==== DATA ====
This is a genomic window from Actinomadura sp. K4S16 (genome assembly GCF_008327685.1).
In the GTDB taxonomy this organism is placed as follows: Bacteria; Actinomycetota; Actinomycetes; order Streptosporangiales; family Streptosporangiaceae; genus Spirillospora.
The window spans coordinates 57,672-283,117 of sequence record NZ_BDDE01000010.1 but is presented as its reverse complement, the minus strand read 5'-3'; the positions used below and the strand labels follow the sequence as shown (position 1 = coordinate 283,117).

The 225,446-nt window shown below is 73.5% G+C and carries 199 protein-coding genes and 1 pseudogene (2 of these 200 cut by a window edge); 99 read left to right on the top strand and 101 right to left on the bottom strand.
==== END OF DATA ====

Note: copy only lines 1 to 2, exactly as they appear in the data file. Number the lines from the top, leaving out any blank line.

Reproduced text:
This is a genomic window from Actinomadura sp. K4S16 (genome assembly GCF_008327685.1).
In the GTDB taxonomy this organism is placed as follows: Bacteria; Actinomycetota; Actinomycetes; order Streptosporangiales; family Streptosporangiaceae; genus Spirillospora.